Mindful that almost all professional economists backed Remain – and I prominently voted Brexit – I lightened the mood by starting my contribution with a few jokes at the expense of all economists, myself included. Once we got past the jokes, though, the discussion that ensued with my two Remain-voting fellow panelists, was both serious and important.

The economics profession has been pilloried in recent years. If it wasn’t the Queen asking why we didn’t see the financial crisis coming (there were honorable exceptions), it was the insistence of many dismal scientists that anyone who voted Leave was either stupid or misled.

Before the referendum, the Treasury produced a 400-page report which concluded that merely voting Brexit would result in “an immediate and profound economic shock”. Since then, our official economic institutions have admitted to what one leading Bank of England official called “a Michael Fish moment” – evoking the BBC weatherman who, back in the 1980s, predicted a calm night ahead of what turned out to be a once-in-a-generation storm.

During the Article 50 talks, then, how should the economics profession conduct itself? These negotiations will involve highly technical subjects – WTO rules, tariff menus, complex rebate calculations – conducted within a cauldron of public opinion. A propaganda war will likely ensue, not just between the UK and the other 27 EU members, but also here at home, between Brexit-deniers and those committed to leaving and securing the best deal. Political careers will be wrecked. Tempers will be lost. The black arts of ad hominem attacks and fake news will no doubt come to the fore.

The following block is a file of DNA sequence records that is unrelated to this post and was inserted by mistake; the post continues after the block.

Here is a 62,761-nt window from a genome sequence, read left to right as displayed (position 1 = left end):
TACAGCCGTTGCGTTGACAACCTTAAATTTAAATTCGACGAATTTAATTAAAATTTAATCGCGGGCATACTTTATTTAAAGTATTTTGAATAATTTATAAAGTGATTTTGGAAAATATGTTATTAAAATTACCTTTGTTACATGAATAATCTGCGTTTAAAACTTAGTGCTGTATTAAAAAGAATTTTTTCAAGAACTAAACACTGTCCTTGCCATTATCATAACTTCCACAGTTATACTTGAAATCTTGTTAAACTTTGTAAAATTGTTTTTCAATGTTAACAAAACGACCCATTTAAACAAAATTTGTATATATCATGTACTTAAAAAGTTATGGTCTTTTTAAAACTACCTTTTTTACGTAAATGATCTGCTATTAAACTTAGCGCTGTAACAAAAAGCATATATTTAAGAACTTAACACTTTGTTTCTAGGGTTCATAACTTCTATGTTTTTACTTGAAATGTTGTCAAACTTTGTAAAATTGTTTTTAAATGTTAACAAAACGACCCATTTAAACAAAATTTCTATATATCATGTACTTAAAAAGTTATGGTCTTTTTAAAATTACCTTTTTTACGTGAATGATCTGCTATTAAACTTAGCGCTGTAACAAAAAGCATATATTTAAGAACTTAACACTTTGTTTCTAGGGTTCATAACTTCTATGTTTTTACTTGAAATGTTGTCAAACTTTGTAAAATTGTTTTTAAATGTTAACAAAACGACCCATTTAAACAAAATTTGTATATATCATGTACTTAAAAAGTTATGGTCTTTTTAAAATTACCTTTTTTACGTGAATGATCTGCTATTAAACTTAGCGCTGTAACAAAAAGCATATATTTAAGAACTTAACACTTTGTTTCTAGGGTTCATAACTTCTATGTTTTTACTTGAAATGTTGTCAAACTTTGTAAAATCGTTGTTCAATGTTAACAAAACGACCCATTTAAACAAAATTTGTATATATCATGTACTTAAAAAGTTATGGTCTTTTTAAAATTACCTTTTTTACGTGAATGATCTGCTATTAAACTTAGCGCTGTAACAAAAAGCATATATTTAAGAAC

During that time, the economics profession will under intense scrutiny. All of us – however we voted – should say what we know for certain, but openly admit when we’re uncertain. As negotiations develop, and various scenarios are debated, we must make clear what we don’t know. Economists from both camps should defend statements that are factually accurate, while knocking down those that aren’t. Above all, we must all accept, that all economic forecasts, by definition, are open to debate.

What many high-profile economists forgot during the referendum campaign, and must now remember, is that sometimes it makes sense to agree to disagree. Economics, while factually based, is a social science. Smart people can come to different conclusions. That will happen frequently, as our Article 50 negotiations unfold. Fellow economists mustn’t jump to take offence, or assume bad faith, when there’s an honest difference of opinion.

If the profession doesn’t talk to each other in plain language, while disagreeing with civility, the reputation of the dismal science will sink further still. I’m grateful to prominent economics blogger Frances Coppola and Professor Tony Yates of Birmingham University, who joined me at the National Institute for a constructive and useful debate. This is precisely what needs to happen.